In silence on his part, Moody laid an open sheet of paper on the table. The paper quivered in his trembling hand.

Lady Lydiard recovered herself first. “Is that for me?” she asked.

“Yes, my Lady.”

She took up the paper without an instant’s hesitation. Both the men watched her anxiously as she read it.

The handwriting was strange to her. The words were these:—

“I hereby certify that the bearer of these lines, Robert Moody by name, has presented to me the letter with which he was charged, addressed to myself, with the seal intact. I regret to add that there is, to say the least of it, some mistake. The inclosure referred to by the anonymous writer of the letter, who signs ‘a friend in need,’ has not reached me. No five-hundred pound bank-note was in the letter when I opened it. My wife was present when I broke the seal, and can certify to this statement if necessary. Not knowing who my charitable correspondent is (Mr. Moody being forbidden to give me any information), I can only take this means of stating the case exactly as it stands, and hold myself at the disposal of the writer of the letter. My private address is at the head of the page. — Samuel Bradstock, Rector, St. Anne’s, Deansbury, London.”

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Lady Lydiard dropped the paper on the table. For the moment, plainly as the Rector’s statement was expressed, she appeared to be incapable of understanding it. “What, in God’s name, does this mean?” she asked.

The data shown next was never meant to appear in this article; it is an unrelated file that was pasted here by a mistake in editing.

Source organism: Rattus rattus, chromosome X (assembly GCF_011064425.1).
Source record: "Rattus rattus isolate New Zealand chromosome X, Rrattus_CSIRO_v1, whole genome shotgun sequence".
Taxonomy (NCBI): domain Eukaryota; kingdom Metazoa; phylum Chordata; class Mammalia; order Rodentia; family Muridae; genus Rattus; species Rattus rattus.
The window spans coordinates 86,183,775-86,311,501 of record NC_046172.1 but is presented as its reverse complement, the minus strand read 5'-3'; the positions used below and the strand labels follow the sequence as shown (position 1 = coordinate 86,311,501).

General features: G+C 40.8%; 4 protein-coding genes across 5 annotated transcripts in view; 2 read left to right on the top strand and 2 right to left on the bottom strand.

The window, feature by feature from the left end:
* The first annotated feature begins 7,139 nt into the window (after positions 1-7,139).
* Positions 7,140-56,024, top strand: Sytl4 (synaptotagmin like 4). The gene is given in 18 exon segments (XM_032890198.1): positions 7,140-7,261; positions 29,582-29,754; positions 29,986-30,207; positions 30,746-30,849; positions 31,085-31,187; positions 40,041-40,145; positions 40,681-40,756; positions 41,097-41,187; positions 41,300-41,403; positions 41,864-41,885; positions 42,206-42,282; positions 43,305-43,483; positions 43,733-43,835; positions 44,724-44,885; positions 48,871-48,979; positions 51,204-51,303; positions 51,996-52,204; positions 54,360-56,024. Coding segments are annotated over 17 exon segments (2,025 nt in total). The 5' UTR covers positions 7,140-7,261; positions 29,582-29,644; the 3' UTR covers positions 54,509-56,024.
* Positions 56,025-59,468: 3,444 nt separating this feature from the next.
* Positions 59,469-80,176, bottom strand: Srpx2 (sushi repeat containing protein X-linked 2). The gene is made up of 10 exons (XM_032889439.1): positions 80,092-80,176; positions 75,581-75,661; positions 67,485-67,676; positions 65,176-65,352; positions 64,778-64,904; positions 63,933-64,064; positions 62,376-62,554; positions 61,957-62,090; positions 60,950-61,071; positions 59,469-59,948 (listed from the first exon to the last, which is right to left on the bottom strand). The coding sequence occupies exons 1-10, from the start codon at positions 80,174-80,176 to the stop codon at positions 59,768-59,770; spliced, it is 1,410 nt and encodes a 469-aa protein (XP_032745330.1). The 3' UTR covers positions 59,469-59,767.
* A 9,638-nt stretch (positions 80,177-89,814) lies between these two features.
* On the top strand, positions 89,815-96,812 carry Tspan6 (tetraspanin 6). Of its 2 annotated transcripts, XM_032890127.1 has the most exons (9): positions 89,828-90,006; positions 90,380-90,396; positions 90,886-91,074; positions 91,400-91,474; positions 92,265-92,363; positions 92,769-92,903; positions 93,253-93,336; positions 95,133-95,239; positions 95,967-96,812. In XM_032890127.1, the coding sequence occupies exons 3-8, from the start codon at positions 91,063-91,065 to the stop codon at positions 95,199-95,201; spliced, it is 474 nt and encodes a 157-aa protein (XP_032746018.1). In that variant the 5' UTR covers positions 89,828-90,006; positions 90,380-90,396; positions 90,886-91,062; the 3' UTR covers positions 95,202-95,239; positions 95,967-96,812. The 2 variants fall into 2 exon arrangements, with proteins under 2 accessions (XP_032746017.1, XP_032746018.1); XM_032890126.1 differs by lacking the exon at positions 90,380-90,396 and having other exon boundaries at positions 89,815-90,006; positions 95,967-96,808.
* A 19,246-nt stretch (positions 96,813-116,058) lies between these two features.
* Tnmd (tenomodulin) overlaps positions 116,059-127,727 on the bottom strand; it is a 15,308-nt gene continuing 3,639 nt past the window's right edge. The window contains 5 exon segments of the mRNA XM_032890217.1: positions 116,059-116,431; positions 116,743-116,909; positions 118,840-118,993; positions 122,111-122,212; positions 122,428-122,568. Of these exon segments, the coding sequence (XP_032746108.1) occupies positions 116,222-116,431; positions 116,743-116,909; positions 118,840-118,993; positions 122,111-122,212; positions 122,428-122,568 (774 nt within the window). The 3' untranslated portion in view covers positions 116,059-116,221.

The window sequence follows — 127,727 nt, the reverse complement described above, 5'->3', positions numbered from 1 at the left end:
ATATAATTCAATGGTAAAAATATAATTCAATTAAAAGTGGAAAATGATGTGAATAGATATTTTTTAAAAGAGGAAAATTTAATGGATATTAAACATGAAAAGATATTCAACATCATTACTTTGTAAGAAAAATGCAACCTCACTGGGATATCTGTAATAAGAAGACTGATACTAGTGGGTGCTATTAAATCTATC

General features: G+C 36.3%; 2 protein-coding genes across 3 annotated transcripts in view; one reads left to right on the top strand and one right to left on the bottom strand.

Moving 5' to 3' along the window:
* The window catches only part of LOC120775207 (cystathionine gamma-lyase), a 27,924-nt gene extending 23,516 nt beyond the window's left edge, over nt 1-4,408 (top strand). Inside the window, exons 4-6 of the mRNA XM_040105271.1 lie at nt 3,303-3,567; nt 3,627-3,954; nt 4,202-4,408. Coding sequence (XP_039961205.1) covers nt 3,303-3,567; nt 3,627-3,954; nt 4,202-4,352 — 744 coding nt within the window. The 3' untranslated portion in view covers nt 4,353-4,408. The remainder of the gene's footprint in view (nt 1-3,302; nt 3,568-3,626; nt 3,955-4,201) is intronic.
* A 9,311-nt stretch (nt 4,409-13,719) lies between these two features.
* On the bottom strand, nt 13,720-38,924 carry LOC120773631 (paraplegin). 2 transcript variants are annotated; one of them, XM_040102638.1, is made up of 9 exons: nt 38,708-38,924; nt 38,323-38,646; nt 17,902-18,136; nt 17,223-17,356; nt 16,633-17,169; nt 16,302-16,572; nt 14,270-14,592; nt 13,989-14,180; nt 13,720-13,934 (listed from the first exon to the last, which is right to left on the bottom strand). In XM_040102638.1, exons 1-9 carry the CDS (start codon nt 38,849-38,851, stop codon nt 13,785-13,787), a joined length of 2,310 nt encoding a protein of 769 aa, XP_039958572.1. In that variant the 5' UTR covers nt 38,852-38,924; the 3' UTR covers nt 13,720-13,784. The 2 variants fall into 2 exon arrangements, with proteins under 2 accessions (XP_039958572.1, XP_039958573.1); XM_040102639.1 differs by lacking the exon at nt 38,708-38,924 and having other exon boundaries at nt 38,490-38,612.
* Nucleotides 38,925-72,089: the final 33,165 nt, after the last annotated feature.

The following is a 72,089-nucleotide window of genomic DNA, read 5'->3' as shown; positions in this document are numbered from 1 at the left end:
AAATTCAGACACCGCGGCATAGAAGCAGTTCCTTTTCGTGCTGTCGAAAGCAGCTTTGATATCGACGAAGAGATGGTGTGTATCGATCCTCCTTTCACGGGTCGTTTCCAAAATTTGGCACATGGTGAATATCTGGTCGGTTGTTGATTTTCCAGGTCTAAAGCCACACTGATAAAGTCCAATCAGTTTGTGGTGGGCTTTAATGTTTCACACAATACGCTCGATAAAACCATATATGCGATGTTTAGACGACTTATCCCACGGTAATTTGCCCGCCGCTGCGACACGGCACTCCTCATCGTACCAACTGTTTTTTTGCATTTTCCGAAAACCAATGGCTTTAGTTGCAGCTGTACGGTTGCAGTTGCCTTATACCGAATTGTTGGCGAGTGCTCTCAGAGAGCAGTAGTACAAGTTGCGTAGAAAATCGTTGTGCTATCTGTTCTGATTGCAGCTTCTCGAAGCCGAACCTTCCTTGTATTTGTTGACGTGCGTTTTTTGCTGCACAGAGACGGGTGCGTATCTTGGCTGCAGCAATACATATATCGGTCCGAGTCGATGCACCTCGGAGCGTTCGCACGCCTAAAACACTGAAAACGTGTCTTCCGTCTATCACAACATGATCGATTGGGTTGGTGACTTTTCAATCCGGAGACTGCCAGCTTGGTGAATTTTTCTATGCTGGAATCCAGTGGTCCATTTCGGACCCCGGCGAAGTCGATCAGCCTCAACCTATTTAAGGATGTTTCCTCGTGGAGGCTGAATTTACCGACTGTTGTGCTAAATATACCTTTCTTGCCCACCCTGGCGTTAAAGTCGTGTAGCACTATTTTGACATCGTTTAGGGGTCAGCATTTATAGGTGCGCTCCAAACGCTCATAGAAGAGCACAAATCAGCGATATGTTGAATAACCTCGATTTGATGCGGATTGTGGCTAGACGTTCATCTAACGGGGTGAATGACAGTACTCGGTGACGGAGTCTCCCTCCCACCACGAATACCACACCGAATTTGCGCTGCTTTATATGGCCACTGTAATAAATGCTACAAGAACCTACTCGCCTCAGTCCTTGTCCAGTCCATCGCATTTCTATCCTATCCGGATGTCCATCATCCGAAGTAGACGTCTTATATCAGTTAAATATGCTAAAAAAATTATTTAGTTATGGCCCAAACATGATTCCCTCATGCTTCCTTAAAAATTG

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The lawyer and the steward looked at each other. Which of the two was entitled to speak first? Lady Lydiard gave them no time to decide. “Moody,” she said sternly, “you took charge of the letter — I look to you for an explanation.”

Moody’s dark eyes flashed. He answered Lady Lydiard without caring to conceal that he resented the tone in which she had spoken to him.

“I undertook to deliver the letter at its address,” he said. “I found it, sealed, on the table. Your Ladyship has the clergyman’s written testimony that I handed it to him with the seal unbroken. I have done my duty; and I have no explanation to offer.”

Before Lady Lydiard could speak again, Mr. Troy discreetly interfered. He saw plainly that his experience was required to lead the investigation in the right direction.

“Pardon me, my Lady,” he said, with that happy mixture of the positive and the polite in his manner, of which lawyers alone possess the secret. “There is only one way of arriving at the truth in painful matters of this sort. We must begin at the beginning. May I venture to ask your Ladyship a question?”

Lady Lydiard felt the composing influence of Mr. Troy. “I am at your disposal, sir,” she said, quietly.